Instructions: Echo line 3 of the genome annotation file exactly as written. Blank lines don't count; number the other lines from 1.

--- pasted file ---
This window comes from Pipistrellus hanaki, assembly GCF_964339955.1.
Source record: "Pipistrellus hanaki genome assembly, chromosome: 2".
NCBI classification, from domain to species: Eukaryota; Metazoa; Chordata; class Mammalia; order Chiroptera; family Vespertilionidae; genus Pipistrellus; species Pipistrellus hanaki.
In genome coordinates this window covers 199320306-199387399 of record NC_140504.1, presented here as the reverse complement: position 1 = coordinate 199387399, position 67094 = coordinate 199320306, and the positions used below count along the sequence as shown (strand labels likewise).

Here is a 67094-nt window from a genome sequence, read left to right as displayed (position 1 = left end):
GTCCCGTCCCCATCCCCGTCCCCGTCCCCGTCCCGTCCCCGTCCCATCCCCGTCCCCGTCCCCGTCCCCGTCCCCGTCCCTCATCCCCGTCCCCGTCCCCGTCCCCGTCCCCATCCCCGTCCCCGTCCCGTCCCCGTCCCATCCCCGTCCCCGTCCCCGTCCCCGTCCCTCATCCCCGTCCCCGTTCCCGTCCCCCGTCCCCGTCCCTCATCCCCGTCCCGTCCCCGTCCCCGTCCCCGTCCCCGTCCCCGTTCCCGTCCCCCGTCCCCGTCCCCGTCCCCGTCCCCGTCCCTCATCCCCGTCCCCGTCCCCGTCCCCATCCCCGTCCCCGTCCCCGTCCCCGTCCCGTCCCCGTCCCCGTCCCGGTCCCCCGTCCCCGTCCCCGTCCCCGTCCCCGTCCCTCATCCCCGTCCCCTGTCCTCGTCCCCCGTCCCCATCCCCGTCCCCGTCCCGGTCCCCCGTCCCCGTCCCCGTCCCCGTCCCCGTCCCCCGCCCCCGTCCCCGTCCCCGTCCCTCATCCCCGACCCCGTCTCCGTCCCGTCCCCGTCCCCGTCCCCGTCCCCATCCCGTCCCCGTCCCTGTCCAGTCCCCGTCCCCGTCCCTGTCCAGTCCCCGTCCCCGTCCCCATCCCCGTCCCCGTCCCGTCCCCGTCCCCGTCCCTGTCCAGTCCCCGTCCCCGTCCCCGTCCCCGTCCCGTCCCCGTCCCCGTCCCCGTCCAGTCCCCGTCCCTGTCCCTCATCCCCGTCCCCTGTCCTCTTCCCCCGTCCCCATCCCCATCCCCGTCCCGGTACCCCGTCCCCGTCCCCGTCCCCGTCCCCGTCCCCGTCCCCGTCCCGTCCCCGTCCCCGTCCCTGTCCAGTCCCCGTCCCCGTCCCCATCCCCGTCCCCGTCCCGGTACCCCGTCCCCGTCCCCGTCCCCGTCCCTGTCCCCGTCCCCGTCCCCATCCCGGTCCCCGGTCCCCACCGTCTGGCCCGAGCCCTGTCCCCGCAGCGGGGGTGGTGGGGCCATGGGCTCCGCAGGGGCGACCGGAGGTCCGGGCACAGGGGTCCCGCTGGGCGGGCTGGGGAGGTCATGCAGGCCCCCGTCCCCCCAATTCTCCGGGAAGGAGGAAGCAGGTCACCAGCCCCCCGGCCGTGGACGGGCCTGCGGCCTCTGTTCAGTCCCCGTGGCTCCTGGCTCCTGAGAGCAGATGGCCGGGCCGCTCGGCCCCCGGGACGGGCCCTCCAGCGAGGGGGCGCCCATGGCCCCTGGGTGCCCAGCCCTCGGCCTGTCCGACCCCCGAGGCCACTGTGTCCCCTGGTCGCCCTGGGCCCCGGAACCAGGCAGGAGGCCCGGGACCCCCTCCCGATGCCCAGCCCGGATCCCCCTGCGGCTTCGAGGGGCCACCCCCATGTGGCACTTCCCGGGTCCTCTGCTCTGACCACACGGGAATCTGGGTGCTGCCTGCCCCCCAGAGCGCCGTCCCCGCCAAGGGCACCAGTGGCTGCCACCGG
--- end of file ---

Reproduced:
NCBI classification, from domain to species: Eukaryota; Metazoa; Chordata; class Mammalia; order Chiroptera; family Vespertilionidae; genus Pipistrellus; species Pipistrellus hanaki.